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How Christmas used to be

by Larry Patrick

   It has been said that the majority of people living in the U.S. today are too young to remember such things as the assassination of President John F. Kennedy, Martin Luther King or even the death of Elvis Presley.  That also means many of you don’t know what Christmas used to be like except for maybe old movies, but even they don’t tell the entire story.

    Not everything that happened during the holiday season was always better.  Believe it or not, before the days of Wal-Mart, Target, K-mart and the rest of the big box stores, retailing was “very” different.  First of all, the stores didn’t put out Christmas decorations at Halloween.  Everything seemed to kick off the day after Thanksgiving.  Many of us would be glued to the TV on Thanksgiving Day to watch the Macy’s parade and wait to see Santa at the end.  The three or four networks all carried parades.  Today, those parades have to compete with 200 channels of other programming.  Very few, if any, stores were open on Thanksgiving Day or Sundays.  The great thing for retailers was the fact that everything from late November to Christmas was mostly sold at “full” price.  It was the day “after” Christmas that retailers began slashing their prices.  Few of us had any money left by then.  Today, the sales begin at Halloween and it gets harder for small retailers to make a profit against the big box stores.  However, it is a boon for consumers.

    One of the big treats for most kids was the delivery by mail of the Montgomery Ward, Sears, J.C. Penny or Alden’s Christmas catalogue to your house.  It was an anticipated event.  They were chock full of toys, games, dolls and even live Shetland ponies.  I always wanted one to go along with a cowboy outfit and guns and holster sets, but living in apartments most of my time growing up meant I never got the pony.   My sister and I could sit on the couch and browse for hours and days looking at all of the things we’d like to have.  The catalogue companies probably made parents very happy by keeping their kids entertained for hours.  That’s right, we didn’t have video games back then.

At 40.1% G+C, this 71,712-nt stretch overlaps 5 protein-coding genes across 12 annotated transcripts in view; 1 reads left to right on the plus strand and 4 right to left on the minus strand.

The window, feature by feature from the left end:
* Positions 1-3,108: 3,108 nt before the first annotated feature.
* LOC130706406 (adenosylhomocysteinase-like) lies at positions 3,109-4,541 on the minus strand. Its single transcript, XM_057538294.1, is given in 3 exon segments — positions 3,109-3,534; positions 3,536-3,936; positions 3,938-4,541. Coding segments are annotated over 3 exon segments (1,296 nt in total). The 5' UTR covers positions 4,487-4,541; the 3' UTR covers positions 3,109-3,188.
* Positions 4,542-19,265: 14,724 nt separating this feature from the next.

In the 40’s, 50’s and most of the 60’s, people who didn’t have a lot of money would layaway their purchases until they were paid up.  That’s right, no credit cards.  We had to have patience or cash.  Mom would layaway winter coats in the fall and pay a few dollars a week to the retailer, who held them in their backroom until they were paid in full.  Families often did that with Christmas gifts and many other things they needed during the year.

    While it is probably the same for kids today, it seemed like the time between Thanksgiving and Christmas was an eternity. “How many days until Santa comes” was probably the most asked question of mom and dad. 

    People older than me can recall when Christmas might have consisted of an apple or orange in a stocking, if they were lucky.  Being one of the baby boomers after WWII, parents strived to give their children more and most succeeded.  The holiday movie, “The Christmas Story,” is often played on TV today.  It best reflects much of what Christmas was like in those days.

    Today, as adults, we ask ourselves, “Where does the time go?”   We can’t seem to get everything done in the month or so that we have.   Maybe that’s why we need to take a deep breath, sit around a fire and look at the glimmering tree and lights while cracking walnuts or having a cup of hot cocoa with family or friends.  Let’s count our blessings and reflect on the real meaning of the season.  Smile and enjoy it because the season ends all too soon.